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Kerry Winn v. Amerititle


March 10, 2011


The opinion of the court was delivered by: Honorable B. Lynn Winmill Chief U. S. District Judge



Before the Court is Plaintiff Kerry Winn's Motion to Alter or Amend Judgment (Dkt. 39). For the reasons expressed below, the Court will deny Winn's motion.


After entering judgment in favor of Defendant Amerititle, Inc., the Court awarded Amerititle attorney fees pursuant to Idaho Code § 12-120(3) in the amount of $51,352.50. Winn contends that the Court erred by ruling that (1) Winn consistently took the position throughout the lawsuit that an escrow agreement existed between himself and Amerititle; and (2) apportionment of fees was not necessary because a commercial transaction constituted the gravamen of all three claims asserted by Winn. Winn maintains that this case did not involve the exchange of goods, services, or property between the parties in an alleged commercial transaction but instead involved a claim that Amerititle breached an assumed a duty to Winn to distribute the escrow funds to Tamarack North, Inc. and Yoriko Fuhriman jointly.

1. Legal Standard

A motion to reconsider an interlocutory ruling requires an analysis of two important principles: (1) error must be corrected; and (2) judicial efficiency demands forward progress. If it is clear the Court has committed an error, "[t]he only sensible thing for a trial court to do is to set itself right as soon as possible when convinced that the law of the case is erroneous. There is no need to await reversal." In re Airport Car Rental Antitrust Litigation, 521 F.Supp. 568, 572 (N.D.Cal. 1981)(Schwartzer, J.).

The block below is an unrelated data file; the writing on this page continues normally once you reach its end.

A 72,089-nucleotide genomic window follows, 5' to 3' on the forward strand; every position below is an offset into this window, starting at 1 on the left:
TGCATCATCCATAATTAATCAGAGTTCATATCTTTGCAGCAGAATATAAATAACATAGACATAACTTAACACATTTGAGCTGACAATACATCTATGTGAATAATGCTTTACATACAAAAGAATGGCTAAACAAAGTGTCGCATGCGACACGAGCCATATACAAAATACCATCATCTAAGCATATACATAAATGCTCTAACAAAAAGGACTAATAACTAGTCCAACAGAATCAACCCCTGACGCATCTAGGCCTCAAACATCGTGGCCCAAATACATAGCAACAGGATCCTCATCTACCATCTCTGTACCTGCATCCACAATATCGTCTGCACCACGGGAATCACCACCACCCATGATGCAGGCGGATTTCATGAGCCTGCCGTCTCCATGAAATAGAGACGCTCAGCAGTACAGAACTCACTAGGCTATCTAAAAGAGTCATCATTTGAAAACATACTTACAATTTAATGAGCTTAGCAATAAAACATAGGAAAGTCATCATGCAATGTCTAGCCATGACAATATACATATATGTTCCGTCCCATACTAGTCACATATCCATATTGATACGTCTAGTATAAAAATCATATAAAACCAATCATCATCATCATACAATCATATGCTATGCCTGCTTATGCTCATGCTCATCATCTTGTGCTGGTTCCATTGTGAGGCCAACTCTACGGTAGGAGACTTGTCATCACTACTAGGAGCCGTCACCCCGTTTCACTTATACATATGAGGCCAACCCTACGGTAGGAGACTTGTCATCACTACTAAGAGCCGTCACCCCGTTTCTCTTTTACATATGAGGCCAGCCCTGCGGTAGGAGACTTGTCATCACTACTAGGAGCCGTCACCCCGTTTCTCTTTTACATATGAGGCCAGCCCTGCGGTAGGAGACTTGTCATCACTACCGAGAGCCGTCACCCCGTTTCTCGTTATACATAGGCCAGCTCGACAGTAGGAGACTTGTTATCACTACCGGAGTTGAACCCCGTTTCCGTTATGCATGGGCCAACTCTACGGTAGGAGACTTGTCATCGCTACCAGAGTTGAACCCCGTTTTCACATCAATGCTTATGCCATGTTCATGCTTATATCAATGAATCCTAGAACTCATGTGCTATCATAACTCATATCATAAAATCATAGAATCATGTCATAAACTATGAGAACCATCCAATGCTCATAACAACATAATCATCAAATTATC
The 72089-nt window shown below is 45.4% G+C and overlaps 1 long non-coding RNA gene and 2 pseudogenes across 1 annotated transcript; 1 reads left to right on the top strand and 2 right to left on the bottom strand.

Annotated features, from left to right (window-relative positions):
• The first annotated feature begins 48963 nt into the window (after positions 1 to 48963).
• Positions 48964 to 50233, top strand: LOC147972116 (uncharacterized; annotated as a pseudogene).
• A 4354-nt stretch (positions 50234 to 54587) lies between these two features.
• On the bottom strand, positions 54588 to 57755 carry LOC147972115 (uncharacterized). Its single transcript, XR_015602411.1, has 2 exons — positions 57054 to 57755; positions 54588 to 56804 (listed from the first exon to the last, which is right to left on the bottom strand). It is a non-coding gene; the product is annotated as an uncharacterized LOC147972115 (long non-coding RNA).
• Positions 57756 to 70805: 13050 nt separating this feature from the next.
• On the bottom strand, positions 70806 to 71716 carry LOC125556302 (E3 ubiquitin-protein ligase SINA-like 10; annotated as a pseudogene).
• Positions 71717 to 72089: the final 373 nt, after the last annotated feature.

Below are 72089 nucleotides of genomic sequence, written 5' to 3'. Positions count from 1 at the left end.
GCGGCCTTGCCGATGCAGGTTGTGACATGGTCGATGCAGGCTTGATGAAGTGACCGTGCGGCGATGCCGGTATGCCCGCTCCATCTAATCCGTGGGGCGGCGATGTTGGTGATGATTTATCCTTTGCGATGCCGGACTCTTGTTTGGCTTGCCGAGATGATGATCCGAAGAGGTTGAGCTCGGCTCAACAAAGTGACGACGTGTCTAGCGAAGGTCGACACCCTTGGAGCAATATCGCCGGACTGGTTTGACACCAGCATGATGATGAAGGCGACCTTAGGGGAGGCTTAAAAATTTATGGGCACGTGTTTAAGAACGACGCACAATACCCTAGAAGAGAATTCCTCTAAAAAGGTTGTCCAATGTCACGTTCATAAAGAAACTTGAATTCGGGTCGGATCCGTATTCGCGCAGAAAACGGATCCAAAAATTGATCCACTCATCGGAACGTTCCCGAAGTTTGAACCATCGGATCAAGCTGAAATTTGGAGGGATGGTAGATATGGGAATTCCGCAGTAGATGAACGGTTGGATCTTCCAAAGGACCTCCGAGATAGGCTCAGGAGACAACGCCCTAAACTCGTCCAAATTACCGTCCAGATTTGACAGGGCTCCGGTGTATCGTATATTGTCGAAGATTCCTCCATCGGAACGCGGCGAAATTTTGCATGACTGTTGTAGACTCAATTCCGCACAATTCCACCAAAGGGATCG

The need to be right, however, must be balanced with the need for forward progress. A court's opinions "are not intended as mere first drafts, subject to revision and reconsideration at a litigant's pleasure." Quaker Alloy Casting Co. v. Gulfco Indus., Inc., 123 F.R.D. 282, 288 (N.D.Ill.1988). Courts have distilled various grounds for reconsideration of prior rulings into three major grounds for justifying reconsideration:

(1) an intervening change in controlling law; (2) the availability of new evidence or an expanded factual record; and (3) need to correct a clear error or to prevent manifest injustice. McDowell v. Calederon, 197 F.3d 1253, 1255 (9th Cir.1999) (citation omitted). If the motion to reconsider does not fall within one of these three categories, it must be denied.

2. The Court Correctly Awarded Attorney Fees to Amerititle Pursuant to Idaho Code § 12-120(3).

With respect to Winn's first point of error, the Court correctly found that Winn alleged throughout this litigation that an escrow agreement existed between himself and Amerititle. In his Complaint, Winn alleged that "[b]y paying and delivering the Escrow Deposit solely to TNI without the consent of Plaintiff or his predecessors-in-interest to the PSA, Defendant breached the terms and conditions governing its disposition of the Escrow Deposit, for which breach Defendant is liable under Idaho law." Compl. ¶ 1. By referring to "terms and conditions," Winn implies that he believed an agreement relating to the distribution of escrow funds existed between himself and Amerititle. Indeed, as Winn points out, he argued that Amerititle "breached its contractual duties" it owed to Winn. Pl.'s Opp. at 3-4, Dkt. 20.